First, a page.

Danish Industrial Estates
should be the town’s parks, lawns lined,
picnic tables made from indigenous timber
where bosses and workers take their lunch,
sleeves rolled up, discussing their children.
A stone henge or simple pillar is common
as is a rose bed. There are no splintered pallets.
The energy is green, from wind turbines:
the horizon is flat, hills are messy.
If trucks are necessary, they’re parked in rows
at the same angle, like avenues of birch.
Such vision shows they’ve got over Abba
and answered the Schleswig-Holstein Question.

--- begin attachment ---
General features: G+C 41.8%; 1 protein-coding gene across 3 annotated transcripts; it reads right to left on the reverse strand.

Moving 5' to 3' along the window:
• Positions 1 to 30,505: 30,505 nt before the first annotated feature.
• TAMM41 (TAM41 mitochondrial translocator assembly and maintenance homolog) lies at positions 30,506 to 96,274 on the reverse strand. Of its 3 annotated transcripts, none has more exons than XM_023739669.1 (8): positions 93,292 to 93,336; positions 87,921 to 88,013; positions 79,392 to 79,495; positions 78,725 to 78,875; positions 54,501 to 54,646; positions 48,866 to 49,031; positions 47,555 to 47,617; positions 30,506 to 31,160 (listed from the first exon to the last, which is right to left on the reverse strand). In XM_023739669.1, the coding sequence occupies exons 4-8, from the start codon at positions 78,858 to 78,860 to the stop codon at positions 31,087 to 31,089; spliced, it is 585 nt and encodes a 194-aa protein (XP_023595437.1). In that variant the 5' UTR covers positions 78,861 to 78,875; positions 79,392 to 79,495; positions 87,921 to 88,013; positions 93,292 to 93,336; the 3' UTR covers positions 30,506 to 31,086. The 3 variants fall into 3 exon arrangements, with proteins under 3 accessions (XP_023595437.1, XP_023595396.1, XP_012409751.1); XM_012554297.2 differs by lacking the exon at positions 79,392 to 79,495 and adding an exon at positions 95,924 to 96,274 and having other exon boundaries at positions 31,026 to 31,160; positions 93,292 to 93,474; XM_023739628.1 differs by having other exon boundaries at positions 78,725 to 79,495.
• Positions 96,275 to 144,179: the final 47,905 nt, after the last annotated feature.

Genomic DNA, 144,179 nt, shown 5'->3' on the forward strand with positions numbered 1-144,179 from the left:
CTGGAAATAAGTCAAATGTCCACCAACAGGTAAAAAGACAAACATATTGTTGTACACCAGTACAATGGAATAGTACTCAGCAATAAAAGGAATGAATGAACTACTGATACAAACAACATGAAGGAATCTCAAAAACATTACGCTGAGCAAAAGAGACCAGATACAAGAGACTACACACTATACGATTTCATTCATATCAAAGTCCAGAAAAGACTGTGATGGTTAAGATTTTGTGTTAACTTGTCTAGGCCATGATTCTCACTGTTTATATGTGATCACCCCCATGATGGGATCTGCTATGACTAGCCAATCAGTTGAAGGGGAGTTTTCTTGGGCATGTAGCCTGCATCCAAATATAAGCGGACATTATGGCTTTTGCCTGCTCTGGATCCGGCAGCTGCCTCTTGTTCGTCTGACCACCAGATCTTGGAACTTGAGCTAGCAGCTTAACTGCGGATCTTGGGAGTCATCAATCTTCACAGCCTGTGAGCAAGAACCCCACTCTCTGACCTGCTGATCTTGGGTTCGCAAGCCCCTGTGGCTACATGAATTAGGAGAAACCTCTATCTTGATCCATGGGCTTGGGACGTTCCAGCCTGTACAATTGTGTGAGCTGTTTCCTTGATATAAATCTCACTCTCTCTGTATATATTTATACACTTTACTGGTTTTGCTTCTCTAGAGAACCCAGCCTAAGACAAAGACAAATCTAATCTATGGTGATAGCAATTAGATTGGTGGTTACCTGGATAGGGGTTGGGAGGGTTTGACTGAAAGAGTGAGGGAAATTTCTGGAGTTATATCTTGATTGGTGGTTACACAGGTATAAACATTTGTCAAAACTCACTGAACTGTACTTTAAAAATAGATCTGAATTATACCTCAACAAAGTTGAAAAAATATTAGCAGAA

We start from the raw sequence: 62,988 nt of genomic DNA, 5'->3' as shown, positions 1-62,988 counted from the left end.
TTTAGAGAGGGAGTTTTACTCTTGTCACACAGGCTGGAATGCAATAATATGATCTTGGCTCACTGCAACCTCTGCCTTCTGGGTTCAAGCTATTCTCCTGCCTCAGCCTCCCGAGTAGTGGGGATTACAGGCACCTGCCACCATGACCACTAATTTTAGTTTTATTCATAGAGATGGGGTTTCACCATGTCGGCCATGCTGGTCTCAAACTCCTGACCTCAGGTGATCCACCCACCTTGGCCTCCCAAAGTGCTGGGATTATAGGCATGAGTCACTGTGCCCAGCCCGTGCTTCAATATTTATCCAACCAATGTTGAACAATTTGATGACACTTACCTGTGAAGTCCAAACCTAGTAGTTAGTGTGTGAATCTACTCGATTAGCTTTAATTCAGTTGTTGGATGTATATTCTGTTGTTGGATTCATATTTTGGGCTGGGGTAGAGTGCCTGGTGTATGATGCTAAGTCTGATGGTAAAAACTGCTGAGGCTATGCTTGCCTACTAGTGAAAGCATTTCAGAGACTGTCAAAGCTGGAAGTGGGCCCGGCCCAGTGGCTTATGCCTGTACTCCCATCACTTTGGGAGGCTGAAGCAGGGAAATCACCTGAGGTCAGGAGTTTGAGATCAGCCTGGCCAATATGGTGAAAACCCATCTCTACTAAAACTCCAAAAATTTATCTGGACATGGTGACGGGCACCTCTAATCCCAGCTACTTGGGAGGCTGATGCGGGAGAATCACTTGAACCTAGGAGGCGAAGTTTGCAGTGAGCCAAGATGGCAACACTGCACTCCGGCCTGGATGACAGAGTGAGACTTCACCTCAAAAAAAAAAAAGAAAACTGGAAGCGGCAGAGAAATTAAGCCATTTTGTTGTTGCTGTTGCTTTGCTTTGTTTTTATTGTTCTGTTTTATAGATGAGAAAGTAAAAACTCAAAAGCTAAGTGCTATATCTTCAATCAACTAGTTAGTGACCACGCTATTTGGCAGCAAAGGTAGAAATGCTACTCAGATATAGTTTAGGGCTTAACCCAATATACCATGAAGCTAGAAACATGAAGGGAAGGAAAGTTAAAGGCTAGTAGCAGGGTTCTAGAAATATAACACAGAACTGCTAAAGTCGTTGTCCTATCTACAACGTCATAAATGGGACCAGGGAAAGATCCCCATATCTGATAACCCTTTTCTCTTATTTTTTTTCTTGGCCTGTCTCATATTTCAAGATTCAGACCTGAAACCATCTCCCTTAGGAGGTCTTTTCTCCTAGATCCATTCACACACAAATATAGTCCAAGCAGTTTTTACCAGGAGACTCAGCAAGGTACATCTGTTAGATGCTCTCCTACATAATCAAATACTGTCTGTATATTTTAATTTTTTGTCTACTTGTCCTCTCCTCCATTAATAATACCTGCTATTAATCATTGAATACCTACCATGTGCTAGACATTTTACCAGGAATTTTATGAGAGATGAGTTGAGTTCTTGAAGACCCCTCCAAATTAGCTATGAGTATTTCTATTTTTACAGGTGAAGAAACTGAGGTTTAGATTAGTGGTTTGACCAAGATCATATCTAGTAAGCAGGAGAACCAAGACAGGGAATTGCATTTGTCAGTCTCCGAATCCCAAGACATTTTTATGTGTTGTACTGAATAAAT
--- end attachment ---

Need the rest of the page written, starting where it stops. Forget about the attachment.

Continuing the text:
Willowherb doesn’t grow out of the pavement.
They have no word for skip and not just
to annoy the Germans. Nothing is budget
or functional. You buy it once and well.
Give me one of these open-planned spaces
with a fountain and the stiff Danish flag;
a home for my primary-coloured family: us
constructing a Lego model of ourselves.
Stuart Pickford is the recipient of an Eric Gregory Award. His first and only collection, The Basics, was published by Redbeck Press (2002) and shortlisted for the Forward Best First Collection Prize. His second book is Swimming with Jellyfish just out from smith/doorstop. Stuart lives in Harrogate and teaches in a local comprehensive school.